Yes, there are. Lines from count.csv matching the regex /^([a-z]+),\1,/

  4. Gregory Kusnick said,

    October 17, 2023 @ 10:34 am

    To my eye, "Trumpnozzle" stands out as less utilized than it plausibly could be.

  5. Y said,

    October 17, 2023 @ 11:15 am

    Among other things, dirttard is not very euphonious.

  6. Yuval said,

    October 17, 2023 @ 1:42 pm

    The scraping script will probably not work anymore, Reddit has shut down API queries a few months ago.

  7. Adam C said,

    October 17, 2023 @ 3:15 pm

    Probably related to the -dan curses in Mandarin.
    Using Reddit will skew the results a bit because Reddit particularly values originality and has its own lexicon. The link treats these initial uses as coinages, but I've never seen 'shitlord' anywhere else. Likewise would contain an inordinate number of 'asshats'.
    How about YouTube?

  8. Mark Liberman said,

    October 17, 2023 @ 4:07 pm

    @Adam C: …but I've never seen 'shitlord' anywhere else…

    Google says different

  9. J.W. Brewer said,

    October 17, 2023 @ 7:08 pm

    If you look at the 20 x 20 matrix, some of the most common ones like "dumbass" or "scumbag" or "shithead" are also ones I can recall from my own youth (long before "reddit" existed and long before even a science fiction author could have cogently explained what "reddit" even referred to) and were thus already present in the lexicon before the more recent mysterious lexical-coinage forces (internet-amplified?) that seem to account for many of the others had manifested themselves.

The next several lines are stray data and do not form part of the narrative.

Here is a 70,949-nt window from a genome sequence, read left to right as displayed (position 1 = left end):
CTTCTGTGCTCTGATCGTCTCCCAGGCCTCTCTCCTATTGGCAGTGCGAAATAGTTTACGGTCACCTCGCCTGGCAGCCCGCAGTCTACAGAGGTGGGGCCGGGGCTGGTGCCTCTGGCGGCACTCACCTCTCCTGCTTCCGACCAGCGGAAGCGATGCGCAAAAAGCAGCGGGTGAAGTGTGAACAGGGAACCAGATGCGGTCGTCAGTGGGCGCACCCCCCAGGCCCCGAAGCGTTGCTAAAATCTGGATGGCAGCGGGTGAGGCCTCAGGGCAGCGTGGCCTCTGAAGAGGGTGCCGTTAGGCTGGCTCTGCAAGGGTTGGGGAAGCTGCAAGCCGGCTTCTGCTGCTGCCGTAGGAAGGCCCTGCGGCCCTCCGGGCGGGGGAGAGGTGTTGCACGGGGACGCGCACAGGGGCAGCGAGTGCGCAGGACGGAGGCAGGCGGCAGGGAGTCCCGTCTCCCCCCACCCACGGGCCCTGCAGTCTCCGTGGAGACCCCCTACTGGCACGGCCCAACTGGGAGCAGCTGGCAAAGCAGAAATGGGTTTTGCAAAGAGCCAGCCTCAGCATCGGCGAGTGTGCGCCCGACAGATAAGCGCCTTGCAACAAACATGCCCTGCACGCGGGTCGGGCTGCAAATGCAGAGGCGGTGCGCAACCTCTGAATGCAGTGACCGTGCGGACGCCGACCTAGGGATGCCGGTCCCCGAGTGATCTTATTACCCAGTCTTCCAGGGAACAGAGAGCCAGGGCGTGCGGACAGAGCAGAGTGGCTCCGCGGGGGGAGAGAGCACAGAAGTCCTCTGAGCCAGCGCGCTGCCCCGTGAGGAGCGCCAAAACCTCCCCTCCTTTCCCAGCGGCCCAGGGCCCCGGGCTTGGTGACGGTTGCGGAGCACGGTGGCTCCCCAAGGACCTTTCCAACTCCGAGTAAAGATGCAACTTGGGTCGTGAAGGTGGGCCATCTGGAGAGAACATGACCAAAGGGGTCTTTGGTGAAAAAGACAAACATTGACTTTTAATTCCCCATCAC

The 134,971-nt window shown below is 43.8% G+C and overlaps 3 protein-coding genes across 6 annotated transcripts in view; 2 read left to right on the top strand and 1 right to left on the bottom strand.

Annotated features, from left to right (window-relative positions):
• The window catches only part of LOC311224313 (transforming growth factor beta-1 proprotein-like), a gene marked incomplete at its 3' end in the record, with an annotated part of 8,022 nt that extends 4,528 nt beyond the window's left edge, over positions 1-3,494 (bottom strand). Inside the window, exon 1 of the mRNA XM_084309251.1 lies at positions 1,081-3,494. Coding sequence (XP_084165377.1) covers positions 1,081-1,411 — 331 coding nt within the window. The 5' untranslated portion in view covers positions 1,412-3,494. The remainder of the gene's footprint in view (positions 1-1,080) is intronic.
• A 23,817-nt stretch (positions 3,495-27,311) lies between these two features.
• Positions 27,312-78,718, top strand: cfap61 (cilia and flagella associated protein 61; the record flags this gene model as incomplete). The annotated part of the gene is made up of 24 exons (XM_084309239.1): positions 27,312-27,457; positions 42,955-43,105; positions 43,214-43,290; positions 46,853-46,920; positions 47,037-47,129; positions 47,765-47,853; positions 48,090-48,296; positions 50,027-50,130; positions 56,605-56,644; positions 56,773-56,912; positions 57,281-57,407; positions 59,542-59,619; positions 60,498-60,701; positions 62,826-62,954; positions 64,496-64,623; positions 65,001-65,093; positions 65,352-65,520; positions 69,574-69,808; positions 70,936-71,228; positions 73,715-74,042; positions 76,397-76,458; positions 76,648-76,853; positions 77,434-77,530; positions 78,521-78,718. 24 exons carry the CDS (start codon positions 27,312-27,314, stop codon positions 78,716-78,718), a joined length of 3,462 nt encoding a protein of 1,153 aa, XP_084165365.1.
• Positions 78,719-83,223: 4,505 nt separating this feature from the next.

The 20 x 20 matrix also includes at least one word ("dipstick") that is neutral-to-positive in its core automobile-engine-related sense. It apparently also has pejorative senses, which I think are best understood by thinking of it as a minced alternative to "dipshit," although I cannot imagine anyone calling anyone else a "dipstick" to their face without picturing Don RIckles mock-insulting some fellow guest on a 1970's talk show. "Douchebag" (although usually given as "douche bag" or "douche-bag") started as a benign/neutral word found in medical journals in the early 20th century, but the pejorative metaphorical sense had largely crowded out the neutral literal sense by the time I first heard.

  10. J.W. Brewer said,

    October 17, 2023 @ 7:25 pm

    I don't mind being the age I am and having the life I've had, but the ready availability of cool datasets like this does make me feel like my undergraduate linguistics classes back in the mid-Eighties were impoverished by the lack of anything comparable. We did in the intro sociolinguistics class I took (offered in the Anthropology dep't rather than the Linguistics dep't, which may or may not have been meaningful) get introduced to the notion that there were a few scholars out there who were interested in empirical data collection and statistical analysis thereof rather than just sitting in their armchairs at MIT and making up example sentences to introspect about the grammaticality of. But imagine how ridiculously many man-hours of unpaid graduate-student labor it took to construct Labov's famous "variation in the pronunciation of 'fourth floor'" dataset given the Stone Age technology of the time.

  11. J.W. Brewer said,

    October 17, 2023 @ 7:38 pm